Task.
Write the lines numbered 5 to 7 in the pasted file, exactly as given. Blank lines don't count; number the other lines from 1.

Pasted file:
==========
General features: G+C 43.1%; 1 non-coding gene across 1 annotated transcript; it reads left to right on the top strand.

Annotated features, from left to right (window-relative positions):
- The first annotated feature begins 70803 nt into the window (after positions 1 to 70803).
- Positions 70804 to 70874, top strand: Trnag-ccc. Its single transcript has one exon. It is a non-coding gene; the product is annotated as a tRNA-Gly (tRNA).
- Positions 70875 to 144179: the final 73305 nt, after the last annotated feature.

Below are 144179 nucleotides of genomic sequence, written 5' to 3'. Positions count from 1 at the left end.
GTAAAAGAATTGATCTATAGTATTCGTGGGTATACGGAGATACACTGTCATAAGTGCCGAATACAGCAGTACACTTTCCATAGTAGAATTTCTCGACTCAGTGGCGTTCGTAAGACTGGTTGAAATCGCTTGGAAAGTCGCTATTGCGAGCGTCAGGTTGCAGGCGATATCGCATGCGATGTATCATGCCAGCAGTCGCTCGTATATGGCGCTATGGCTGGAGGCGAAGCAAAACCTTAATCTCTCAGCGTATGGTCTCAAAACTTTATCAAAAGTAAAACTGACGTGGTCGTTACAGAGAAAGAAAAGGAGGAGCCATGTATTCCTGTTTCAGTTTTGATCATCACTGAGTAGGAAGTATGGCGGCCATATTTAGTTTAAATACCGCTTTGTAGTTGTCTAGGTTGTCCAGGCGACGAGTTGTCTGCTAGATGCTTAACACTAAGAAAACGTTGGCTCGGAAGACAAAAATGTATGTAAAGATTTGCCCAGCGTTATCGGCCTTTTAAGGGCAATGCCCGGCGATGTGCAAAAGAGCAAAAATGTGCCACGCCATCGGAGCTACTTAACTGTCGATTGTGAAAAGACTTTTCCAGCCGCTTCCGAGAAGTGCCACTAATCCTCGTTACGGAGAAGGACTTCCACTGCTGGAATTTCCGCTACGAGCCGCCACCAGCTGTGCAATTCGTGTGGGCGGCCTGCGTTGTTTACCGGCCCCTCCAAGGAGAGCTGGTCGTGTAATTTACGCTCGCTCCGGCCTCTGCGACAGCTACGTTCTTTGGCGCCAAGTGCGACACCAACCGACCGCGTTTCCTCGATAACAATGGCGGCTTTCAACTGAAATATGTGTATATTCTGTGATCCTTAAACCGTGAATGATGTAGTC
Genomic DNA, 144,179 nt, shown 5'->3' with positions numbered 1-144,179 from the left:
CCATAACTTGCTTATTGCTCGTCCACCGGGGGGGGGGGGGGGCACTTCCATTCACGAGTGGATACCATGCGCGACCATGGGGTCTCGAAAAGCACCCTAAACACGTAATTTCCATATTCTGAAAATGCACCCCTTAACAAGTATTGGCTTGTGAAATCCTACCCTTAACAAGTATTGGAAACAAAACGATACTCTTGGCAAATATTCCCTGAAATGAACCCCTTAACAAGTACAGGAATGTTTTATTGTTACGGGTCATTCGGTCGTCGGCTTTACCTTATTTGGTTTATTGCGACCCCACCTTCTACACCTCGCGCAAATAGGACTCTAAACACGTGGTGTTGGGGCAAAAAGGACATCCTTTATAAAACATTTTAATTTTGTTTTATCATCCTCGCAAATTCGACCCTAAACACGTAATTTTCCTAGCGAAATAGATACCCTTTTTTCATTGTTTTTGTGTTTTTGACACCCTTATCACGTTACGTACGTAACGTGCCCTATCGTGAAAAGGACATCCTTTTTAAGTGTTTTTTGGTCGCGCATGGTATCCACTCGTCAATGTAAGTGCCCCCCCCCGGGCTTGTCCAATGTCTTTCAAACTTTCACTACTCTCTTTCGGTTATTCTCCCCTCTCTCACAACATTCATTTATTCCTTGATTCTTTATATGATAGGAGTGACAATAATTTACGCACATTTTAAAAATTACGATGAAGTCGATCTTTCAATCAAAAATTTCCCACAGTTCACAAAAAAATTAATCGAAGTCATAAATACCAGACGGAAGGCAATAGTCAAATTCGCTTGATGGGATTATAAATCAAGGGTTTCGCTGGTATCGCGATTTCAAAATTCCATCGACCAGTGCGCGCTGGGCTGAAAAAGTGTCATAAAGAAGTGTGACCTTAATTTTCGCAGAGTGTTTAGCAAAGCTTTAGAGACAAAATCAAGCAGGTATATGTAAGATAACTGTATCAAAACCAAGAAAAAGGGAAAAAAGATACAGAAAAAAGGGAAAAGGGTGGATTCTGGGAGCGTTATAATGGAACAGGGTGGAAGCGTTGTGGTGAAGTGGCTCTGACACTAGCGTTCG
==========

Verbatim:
- Positions 70875 to 144179: the final 73305 nt, after the last annotated feature.

Below are 144179 nucleotides of genomic sequence, written 5' to 3'. Positions count from 1 at the left end.
GTAAAAGAATTGATCTATAGTATTCGTGGGTATACGGAGATACACTGTCATAAGTGCCGAATACAGCAGTACACTTTCCATAGTAGAATTTCTCGACTCAGTGGCGTTCGTAAGACTGGTTGAAATCGCTTGGAAAGTCGCTATTGCGAGCGTCAGGTTGCAGGCGATATCGCATGCGATGTATCATGCCAGCAGTCGCTCGTATATGGCGCTATGGCTGGAGGCGAAGCAAAACCTTAATCTCTCAGCGTATGGTCTCAAAACTTTATCAAAAGTAAAACTGACGTGGTCGTTACAGAGAAAGAAAAGGAGGAGCCATGTATTCCTGTTTCAGTTTTGATCATCACTGAGTAGGAAGTATGGCGGCCATATTTAGTTTAAATACCGCTTTGTAGTTGTCTAGGTTGTCCAGGCGACGAGTTGTCTGCTAGATGCTTAACACTAAGAAAACGTTGGCTCGGAAGACAAAAATGTATGTAAAGATTTGCCCAGCGTTATCGGCCTTTTAAGGGCAATGCCCGGCGATGTGCAAAAGAGCAAAAATGTGCCACGCCATCGGAGCTACTTAACTGTCGATTGTGAAAAGACTTTTCCAGCCGCTTCCGAGAAGTGCCACTAATCCTCGTTACGGAGAAGGACTTCCACTGCTGGAATTTCCGCTACGAGCCGCCACCAGCTGTGCAATTCGTGTGGGCGGCCTGCGTTGTTTACCGGCCCCTCCAAGGAGAGCTGGTCGTGTAATTTACGCTCGCTCCGGCCTCTGCGACAGCTACGTTCTTTGGCGCCAAGTGCGACACCAACCGACCGCGTTTCCTCGATAACAATGGCGGCTTTCAACTGAAATATGTGTATATTCTGTGATCCTTAAACCGTGAATGATGTAGTC